Qigong practice usually involves doing Qigong (movements with breathing exercises and visualization), plus peer learning, social support, and positive expectation. All these could have beneficial effects to psychological well being and so all these are encouraged in Qigong practice. We have acknowledged that the outcomes of studying such Qigong practices will not provide us with the information on the question whether Qigong (movements with breathing exercise and visualization) alone is beneficial to psychological well being. Positive expectations or social interactions may add to effects related to the Qigong intervention, to form a multi-component mind-body practices instead of a single (Qigong) intervention.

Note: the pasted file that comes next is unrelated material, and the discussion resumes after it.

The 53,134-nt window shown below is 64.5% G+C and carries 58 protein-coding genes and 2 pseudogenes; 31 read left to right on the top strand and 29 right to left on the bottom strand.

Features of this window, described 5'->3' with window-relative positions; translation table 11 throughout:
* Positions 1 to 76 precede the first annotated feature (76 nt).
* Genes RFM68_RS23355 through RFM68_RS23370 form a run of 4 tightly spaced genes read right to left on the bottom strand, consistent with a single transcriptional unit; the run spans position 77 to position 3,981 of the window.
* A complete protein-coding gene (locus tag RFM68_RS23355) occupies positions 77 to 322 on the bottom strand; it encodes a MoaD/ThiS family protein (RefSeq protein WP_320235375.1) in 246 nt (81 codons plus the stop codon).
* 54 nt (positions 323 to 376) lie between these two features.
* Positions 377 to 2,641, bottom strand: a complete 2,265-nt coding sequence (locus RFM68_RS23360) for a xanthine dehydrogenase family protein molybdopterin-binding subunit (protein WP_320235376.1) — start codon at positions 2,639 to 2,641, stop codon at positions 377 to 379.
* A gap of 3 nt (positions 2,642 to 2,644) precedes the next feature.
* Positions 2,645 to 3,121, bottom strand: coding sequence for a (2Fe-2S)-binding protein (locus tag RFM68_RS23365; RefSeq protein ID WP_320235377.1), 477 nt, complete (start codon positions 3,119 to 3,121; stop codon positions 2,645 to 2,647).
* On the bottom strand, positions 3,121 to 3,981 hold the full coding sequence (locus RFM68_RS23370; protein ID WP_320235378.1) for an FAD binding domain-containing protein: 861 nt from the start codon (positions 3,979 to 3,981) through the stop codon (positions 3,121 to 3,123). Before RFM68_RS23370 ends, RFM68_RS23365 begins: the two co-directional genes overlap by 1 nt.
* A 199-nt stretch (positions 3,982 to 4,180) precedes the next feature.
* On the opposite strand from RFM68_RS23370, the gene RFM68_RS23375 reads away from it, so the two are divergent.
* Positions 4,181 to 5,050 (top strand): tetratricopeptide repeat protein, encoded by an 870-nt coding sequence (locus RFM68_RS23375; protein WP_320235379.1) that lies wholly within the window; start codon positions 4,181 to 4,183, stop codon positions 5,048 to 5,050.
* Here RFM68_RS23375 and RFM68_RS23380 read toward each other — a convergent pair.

In this paper, we included studies both from the Chinese and in English databases. We consider this approach a strength as many Qigong studies continue to be originated in China and published in Chinese language. While only one researcher performed literature search in Chinese which may lead to some biases, early Qigong research findings published before 2003 (in English), respectively, 2000 (in Chinese) have not been considered. This approach has substantially limited the literature base for the present review and consequently also its findings. The findings of this study should be interpreted in light of the methodological limitations of the studies reviewed. In both of the English and Chinese studies included in the review, most of them used treatment as usual (and one used a waitlist) for the control group. This may lead to bias since positive outcomes from the study could be due to positive expectations or social interactions rather than to the Qigong intervention. A sham treatment which offers social interaction and positive expectations from receiving an intervention could be a better control for these studies. It will also be important in future studies to control for what has been called the frustrebo effect (i.e., negative effects emanating from subject frustration in not receiving the kind of intervention they feel they need) .